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Based on an original new story by J.K. Rowling, Jack Thorne and John Tiffany, a new play by Jack Thorne, Harry Potter and the Cursed Child is the eighth story in the Harry Potter series and the first official Harry Potter story to be presented on stage. The play will receive its world premiere in London’s West End on July 30, 2016.
It was always difficult being Harry Potter and it isn’t much easier now that he is an overworked employee of the Ministry of Magic, a husband and father of three school-age children.
While Harry grapples with a past that refuses to stay where it belongs, his youngest son Albus must struggle with the weight of a family legacy he never wanted. As past and present fuse ominously, both father and son learn the uncomfortable truth: sometimes, darkness comes from unexpected places.
I was going to be so cool about this book.
I wasn't going to plunk down twenty dollars to buy it on release day.
I was completely prepared to wait three months for the library's single copy of the play to make its way down the list to me.
But then we went to Barnes & Noble, and I made the mistake of picking up the pretty gold-toned book and reading the first few pages. And my mom, a closet Potterhead herself, did what any amazing mother would do: she ran back into the store at the last possible minute, came back out with The Cursed Child, and then immediately handed it over to me.
Like I said. Amazing.
I wish that word could be applied to the play itself, though. I tried, I really tried, but I simply couldn't find the magic in The Cursed Child; it just wasn't there. The entire thing reads like clever fanfiction - it's not it's own story, not really. It's just a piece of sentimental junk designed to spend as much time as possible making clunky throwbacks to the original series. I lost all respect for the play right around the time Harry started having a big emotional conversation with Dumbledore's painting–about stuff that had happened about twenty years ago at this point. And don't even get me started on the relationships. Harry and Albus' strained one is absolutely cringe-worthy, and the whole "resolving issues between Harry and Draco" rang really false after the twenty years (!!) they'd spent not getting along (despite the fact that I'd gotten the impression they had reached a sort of respectful but still-not-amiable understanding at the end of the original series).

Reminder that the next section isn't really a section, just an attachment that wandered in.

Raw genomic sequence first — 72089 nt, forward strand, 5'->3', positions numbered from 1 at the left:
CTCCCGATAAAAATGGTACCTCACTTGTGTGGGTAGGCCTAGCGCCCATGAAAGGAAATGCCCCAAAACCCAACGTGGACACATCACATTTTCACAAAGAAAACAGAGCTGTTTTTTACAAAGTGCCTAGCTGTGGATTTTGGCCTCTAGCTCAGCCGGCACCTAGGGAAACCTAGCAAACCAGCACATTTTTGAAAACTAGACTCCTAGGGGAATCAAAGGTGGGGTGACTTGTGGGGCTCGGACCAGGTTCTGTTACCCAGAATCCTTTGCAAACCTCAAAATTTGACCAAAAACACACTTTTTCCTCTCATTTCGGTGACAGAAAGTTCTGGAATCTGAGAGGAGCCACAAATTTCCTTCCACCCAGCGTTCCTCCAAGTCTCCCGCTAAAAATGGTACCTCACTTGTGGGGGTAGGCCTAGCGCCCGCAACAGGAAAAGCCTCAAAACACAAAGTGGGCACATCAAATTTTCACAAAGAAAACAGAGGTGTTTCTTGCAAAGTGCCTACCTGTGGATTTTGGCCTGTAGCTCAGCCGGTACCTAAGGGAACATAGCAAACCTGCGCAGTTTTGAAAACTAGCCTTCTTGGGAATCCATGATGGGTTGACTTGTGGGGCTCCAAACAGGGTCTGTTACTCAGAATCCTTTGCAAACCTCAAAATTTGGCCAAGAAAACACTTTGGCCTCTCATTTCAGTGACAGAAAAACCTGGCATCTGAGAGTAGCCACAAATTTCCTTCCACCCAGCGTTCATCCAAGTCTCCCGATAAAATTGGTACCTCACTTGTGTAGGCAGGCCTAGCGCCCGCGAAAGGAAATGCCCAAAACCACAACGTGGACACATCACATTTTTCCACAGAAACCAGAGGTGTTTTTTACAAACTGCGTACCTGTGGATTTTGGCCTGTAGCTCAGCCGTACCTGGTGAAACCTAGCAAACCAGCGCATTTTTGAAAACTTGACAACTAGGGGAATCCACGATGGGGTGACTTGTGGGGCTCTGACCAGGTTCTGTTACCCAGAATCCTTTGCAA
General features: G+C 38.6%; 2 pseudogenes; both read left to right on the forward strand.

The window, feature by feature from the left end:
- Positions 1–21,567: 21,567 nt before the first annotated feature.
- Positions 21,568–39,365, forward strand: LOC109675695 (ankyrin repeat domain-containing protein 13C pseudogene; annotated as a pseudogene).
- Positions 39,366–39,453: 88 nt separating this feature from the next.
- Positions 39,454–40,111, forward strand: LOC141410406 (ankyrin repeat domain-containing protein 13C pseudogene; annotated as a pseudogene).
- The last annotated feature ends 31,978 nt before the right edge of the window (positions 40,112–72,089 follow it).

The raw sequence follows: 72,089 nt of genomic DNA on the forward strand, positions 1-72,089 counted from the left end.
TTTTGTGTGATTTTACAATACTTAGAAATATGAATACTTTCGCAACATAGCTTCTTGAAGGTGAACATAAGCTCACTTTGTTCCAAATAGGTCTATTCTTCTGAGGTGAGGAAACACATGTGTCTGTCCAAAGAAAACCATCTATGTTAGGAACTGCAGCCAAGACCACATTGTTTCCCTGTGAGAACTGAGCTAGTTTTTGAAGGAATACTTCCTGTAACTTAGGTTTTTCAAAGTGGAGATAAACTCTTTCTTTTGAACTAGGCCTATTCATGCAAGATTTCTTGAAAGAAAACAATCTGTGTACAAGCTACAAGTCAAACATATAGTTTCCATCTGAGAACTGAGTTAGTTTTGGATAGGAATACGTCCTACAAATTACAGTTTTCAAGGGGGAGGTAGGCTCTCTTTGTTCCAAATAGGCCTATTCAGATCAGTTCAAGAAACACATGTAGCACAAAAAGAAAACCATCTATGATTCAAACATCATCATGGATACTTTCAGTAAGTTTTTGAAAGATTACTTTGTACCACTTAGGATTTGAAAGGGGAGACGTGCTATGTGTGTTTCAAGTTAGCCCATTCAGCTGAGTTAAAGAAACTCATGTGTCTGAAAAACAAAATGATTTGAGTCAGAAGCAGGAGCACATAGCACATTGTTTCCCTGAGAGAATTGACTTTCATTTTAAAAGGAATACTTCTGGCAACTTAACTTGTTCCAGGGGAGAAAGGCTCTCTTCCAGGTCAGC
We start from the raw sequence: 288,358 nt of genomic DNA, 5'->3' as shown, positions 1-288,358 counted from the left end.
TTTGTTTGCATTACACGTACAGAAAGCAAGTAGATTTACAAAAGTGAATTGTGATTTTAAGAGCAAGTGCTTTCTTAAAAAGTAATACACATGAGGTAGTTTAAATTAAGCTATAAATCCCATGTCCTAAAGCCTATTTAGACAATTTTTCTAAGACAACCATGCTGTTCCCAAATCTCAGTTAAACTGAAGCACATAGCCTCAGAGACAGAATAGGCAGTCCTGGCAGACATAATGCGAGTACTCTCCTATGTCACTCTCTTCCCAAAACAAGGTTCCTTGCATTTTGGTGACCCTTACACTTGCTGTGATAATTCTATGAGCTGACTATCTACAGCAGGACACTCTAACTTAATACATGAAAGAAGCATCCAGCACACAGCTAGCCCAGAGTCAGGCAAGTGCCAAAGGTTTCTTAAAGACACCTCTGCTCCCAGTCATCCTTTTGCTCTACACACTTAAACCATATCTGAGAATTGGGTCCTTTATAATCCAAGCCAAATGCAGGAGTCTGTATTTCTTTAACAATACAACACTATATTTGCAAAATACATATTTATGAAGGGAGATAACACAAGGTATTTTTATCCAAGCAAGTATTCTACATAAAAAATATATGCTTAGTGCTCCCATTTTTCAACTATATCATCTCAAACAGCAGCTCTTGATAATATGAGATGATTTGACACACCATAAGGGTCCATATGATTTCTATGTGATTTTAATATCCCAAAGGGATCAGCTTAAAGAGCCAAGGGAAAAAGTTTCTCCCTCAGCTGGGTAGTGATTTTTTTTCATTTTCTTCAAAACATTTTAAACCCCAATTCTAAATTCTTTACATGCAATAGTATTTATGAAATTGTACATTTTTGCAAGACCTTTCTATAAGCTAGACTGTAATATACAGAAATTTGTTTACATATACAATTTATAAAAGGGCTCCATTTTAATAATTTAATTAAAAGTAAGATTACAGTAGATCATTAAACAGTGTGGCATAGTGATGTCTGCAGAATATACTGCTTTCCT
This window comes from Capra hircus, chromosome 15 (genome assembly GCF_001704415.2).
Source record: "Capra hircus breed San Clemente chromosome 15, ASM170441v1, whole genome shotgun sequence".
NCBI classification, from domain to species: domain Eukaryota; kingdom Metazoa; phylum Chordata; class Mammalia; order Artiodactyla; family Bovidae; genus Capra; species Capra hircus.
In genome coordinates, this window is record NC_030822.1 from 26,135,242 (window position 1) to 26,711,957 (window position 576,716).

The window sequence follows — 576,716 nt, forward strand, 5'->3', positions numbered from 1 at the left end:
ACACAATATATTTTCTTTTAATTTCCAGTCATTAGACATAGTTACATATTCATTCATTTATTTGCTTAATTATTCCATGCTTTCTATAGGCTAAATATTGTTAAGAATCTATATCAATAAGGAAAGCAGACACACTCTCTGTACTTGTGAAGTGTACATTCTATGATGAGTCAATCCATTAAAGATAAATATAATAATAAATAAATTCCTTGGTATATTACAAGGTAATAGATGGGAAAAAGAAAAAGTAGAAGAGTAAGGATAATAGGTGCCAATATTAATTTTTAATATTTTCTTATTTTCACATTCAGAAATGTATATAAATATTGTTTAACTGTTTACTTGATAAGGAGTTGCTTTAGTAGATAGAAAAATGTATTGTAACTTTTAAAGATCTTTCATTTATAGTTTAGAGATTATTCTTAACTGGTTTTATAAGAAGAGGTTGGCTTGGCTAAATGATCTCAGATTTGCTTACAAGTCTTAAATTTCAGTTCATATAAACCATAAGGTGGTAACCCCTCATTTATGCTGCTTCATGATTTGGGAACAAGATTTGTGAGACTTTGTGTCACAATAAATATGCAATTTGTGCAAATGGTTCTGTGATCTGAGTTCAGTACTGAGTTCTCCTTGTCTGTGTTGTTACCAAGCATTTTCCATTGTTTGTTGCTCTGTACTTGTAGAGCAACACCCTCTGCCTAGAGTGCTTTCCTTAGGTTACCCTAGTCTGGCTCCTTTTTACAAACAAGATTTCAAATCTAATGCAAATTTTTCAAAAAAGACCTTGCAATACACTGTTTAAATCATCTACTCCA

Basically, it's really, really obvious that JK Rowling didn't write this herself. And it may be considered official canon now, up there with the original books, but I am never going to be able to see this as a legitimate installment into the Harry Potter franchise. One possible interpretation of the future? Yes. A piece of rather strange fan-fiction? Yes. But not canon, never canon. Please. I can't stand to think of the characters being officially reduced to such clumsy caricatures of themselves.
Also, can we talk about the nonexistance of Lily and Rose? I spent literally years of my childhood playing Rose to one of my best friend's Lily. We created a whole elaborate future around those two characters, spinning our tale from one year to the next–until I had to move away sometime in the middle of the Triwizard Tournament. We declared I'd gone off to boarding school in Beauxbatons with my cousin Victoire (Bill and Fleur's daughter), and kept the story going over the phone and email for a few more years.
I know, it was so much fun. But anyway, my point is that I was really sad to see those two characters relegated to such small roles. Albus had siblings. Where were they when things got hard for him? And Rose, the only one of the Potter-Weasley cousins I can remember having any lines besides Albus, only talks like twice in the entire play (and is only mentioned a few other times because Scorpius has a crush on her). I mean, seriously. Why are they relegated to such a small spot in the tale? I'm not usually one of those feminists who reads too far into everything, but this time I'm a little upset that all of the main characters but one are male–and the only female character is a new one, whose backstory is so laughable I thought for sure it was going to turn out as a red herring in the end. My beloved version of Rose, with whip-sharp brains and a kind heart (pulled straight from her mother, of course), simply doesn't exist in the narrative of The Cursed Child. Instead we get a girl whose sole role in the play is to make a few random remarks and act as a romantic object for one of the male characters. As for Lily, well, she might as well not even exist. I doubt either Hermione or Ginny–both strong, kick-butt witches in their own rights–would be very happy with their daughters being delegated to the sidelines like this.